Wait! Hear me out!
A year ago, as some of you may recall, there was a kerfuffle involving the teacher contract being negotiated by the Grafton Teacher’s Association and the school committee. Among other issues being debated, was the negotiated percentage increase in the cost of living adjustment (COLA) allocated in the agreement.
I took the position that the school committee’s offer of 2.4-2-2 (percentage increases over three years) was fair, and more than in keeping with our ability to pay. The GTA did not, but ultimately settled on COLA increases of 2.4-2-2-2 (adding another year at the end). In between the offer and the acceptance, some things were said.
My position all along was that I supported the Superintendent and the program he’s built. I thought calls for a vote of no confidence in his leadership were unfair, as I thought some on-line negotiation tactics (“#notmyschoolcommittee”) were over the top. We’re privileged in Grafton to have teachers, administrators and school committee members, to say nothing of the hundreds of volunteers, working every day to provide the best educational experience possible for our students. We’re better together.
Some people didn’t appreciate my position, and that’s fine. We don’t have to agree on everything. Everyone is entitled to their own opinion. But no one is entitled to their own facts. I took some umbrage when what I believed to be demonstrably false information was spread around town on social media about the proposed contract numbers, the budget, and the purpose of the 2014 override. Some of that bad information was, I have reason to believe, being pushed by certain people no longer in the positions they once held in the GTA or in its public relations effort. That’s a good thing.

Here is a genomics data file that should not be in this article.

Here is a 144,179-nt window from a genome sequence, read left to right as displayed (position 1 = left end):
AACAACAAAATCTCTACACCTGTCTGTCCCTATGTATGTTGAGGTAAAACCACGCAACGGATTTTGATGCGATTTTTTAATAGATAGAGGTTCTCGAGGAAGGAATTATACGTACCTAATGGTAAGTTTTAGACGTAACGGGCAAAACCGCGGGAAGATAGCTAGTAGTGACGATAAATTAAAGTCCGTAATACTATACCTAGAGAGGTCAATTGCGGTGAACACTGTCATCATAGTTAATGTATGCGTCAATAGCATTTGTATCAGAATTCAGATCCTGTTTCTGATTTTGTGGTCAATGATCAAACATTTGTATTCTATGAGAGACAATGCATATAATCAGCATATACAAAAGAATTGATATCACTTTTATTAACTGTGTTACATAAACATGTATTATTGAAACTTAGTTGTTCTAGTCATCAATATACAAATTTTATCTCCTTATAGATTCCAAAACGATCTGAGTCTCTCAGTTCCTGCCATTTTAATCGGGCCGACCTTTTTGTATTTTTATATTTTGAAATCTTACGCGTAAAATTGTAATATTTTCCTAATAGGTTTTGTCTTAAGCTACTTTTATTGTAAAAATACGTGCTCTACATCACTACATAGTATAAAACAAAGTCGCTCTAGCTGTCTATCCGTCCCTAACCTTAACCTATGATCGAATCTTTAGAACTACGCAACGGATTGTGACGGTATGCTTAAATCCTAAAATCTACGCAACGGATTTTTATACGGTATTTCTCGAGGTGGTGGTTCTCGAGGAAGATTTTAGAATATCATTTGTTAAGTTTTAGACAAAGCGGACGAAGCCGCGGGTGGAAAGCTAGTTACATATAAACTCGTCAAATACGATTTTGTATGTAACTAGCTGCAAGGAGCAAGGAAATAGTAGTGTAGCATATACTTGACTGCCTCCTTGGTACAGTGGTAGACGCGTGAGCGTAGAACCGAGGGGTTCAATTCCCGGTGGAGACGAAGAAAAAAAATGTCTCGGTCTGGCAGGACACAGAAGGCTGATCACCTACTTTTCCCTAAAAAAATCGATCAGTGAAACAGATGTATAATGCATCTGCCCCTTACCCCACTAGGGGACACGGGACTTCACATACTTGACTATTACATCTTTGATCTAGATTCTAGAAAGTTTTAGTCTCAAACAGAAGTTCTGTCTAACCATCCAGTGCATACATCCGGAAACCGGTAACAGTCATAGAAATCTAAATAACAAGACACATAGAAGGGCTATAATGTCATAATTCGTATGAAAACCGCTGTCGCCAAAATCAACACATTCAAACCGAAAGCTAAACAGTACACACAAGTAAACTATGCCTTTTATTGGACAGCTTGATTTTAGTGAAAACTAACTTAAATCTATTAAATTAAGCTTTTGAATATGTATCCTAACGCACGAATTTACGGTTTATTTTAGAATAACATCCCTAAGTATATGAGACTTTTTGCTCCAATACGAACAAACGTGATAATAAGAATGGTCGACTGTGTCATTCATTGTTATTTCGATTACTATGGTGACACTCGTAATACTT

Cheers also to GTA leadership for, this week, acknowledging that there is an on-going criminal investigation involving one of its former members for the alleged theft money from GTA accounts. I appreciate the transparency. That’s a private matter, so I’m not going to get into it, but in the future perhaps cooler heads will prevail, and we’ll all consider the sources of information lent our way.
In 2014, we stood at the brink of the gradual decline of our school system because Grafton no longer had the resources to continue to make a level investment in the program. When the time came, a group of citizen volunteers came together to campaign to keep the schools intact. We called ourselves YESGrafton, and I co-chaired that effort.
As we approach 2019, we stand at that same precipice. And I believe now, as I did then, that our schools are the cornerstone of our community. I believe now, as I did then, that teachers are saddled with too few resources to meet the number of students under your care. I believe now, as I did then, that sacrificing our future – and teacher jobs – to save money in the short term is not only short-sighted, but immoral.
Here’s what I didn’t know then that I do now: you guys are fantastic. When I led YESGrafton in 2014, only my daughter was in school, and I sort of took it as an article of faith that things would work out. Now I have three kids in Grafton schools, and you can’t imagine the overwhelming relief I feel knowing, not just hoping, that they’re in good hands. My kids are happy, healthy children who legitimately enjoy learning, and who can’t wait to tell me about their day when I get home.
You have my family’s back. I have yours. Education is now, as it has been, the cornerstone of this community, and will be so long as I’m involved. You’re appreciated by this community, and by me in particular.